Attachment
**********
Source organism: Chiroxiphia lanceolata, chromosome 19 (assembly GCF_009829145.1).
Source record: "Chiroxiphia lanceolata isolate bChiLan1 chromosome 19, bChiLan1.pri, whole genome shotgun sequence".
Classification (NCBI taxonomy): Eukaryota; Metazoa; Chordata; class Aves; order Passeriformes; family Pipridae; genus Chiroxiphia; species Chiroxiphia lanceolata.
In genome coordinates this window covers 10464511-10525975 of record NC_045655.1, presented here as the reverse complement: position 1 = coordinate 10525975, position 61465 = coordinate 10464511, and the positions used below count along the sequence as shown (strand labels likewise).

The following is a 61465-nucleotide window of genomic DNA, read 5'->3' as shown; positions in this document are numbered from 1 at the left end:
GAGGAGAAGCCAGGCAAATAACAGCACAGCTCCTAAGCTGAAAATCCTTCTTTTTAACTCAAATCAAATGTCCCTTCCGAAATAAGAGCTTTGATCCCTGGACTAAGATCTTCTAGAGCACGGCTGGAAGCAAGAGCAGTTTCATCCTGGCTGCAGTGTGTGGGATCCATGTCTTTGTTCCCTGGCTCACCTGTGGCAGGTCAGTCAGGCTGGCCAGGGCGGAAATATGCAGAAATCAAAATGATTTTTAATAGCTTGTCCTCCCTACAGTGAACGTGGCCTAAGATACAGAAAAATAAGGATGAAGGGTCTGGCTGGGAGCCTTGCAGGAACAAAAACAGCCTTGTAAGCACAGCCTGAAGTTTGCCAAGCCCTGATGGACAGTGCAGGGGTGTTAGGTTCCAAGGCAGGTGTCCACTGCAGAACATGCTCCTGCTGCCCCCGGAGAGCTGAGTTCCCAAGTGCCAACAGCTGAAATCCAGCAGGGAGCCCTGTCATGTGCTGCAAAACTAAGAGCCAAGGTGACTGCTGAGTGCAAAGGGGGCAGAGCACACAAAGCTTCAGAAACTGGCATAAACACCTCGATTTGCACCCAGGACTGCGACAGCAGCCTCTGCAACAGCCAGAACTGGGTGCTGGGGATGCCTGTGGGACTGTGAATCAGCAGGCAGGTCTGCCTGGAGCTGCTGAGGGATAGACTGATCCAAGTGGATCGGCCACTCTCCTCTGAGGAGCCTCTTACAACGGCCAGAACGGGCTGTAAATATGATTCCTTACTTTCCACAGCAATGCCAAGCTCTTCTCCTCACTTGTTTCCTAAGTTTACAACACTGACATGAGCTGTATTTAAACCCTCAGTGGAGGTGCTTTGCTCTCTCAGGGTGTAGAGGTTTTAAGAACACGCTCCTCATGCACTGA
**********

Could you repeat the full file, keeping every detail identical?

Source organism: Chiroxiphia lanceolata, chromosome 19 (assembly GCF_009829145.1).
Source record: "Chiroxiphia lanceolata isolate bChiLan1 chromosome 19, bChiLan1.pri, whole genome shotgun sequence".
Classification (NCBI taxonomy): Eukaryota; Metazoa; Chordata; class Aves; order Passeriformes; family Pipridae; genus Chiroxiphia; species Chiroxiphia lanceolata.
In genome coordinates this window covers 10464511-10525975 of record NC_045655.1, presented here as the reverse complement: position 1 = coordinate 10525975, position 61465 = coordinate 10464511, and the positions used below count along the sequence as shown (strand labels likewise).

The following is a 61465-nucleotide window of genomic DNA, read 5'->3' as shown; positions in this document are numbered from 1 at the left end:
GAGGAGAAGCCAGGCAAATAACAGCACAGCTCCTAAGCTGAAAATCCTTCTTTTTAACTCAAATCAAATGTCCCTTCCGAAATAAGAGCTTTGATCCCTGGACTAAGATCTTCTAGAGCACGGCTGGAAGCAAGAGCAGTTTCATCCTGGCTGCAGTGTGTGGGATCCATGTCTTTGTTCCCTGGCTCACCTGTGGCAGGTCAGTCAGGCTGGCCAGGGCGGAAATATGCAGAAATCAAAATGATTTTTAATAGCTTGTCCTCCCTACAGTGAACGTGGCCTAAGATACAGAAAAATAAGGATGAAGGGTCTGGCTGGGAGCCTTGCAGGAACAAAAACAGCCTTGTAAGCACAGCCTGAAGTTTGCCAAGCCCTGATGGACAGTGCAGGGGTGTTAGGTTCCAAGGCAGGTGTCCACTGCAGAACATGCTCCTGCTGCCCCCGGAGAGCTGAGTTCCCAAGTGCCAACAGCTGAAATCCAGCAGGGAGCCCTGTCATGTGCTGCAAAACTAAGAGCCAAGGTGACTGCTGAGTGCAAAGGGGGCAGAGCACACAAAGCTTCAGAAACTGGCATAAACACCTCGATTTGCACCCAGGACTGCGACAGCAGCCTCTGCAACAGCCAGAACTGGGTGCTGGGGATGCCTGTGGGACTGTGAATCAGCAGGCAGGTCTGCCTGGAGCTGCTGAGGGATAGACTGATCCAAGTGGATCGGCCACTCTCCTCTGAGGAGCCTCTTACAACGGCCAGAACGGGCTGTAAATATGATTCCTTACTTTCCACAGCAATGCCAAGCTCTTCTCCTCACTTGTTTCCTAAGTTTACAACACTGACATGAGCTGTATTTAAACCCTCAGTGGAGGTGCTTTGCTCTCTCAGGGTGTAGAGGTTTTAAGAACACGCTCCTCATGCACTGA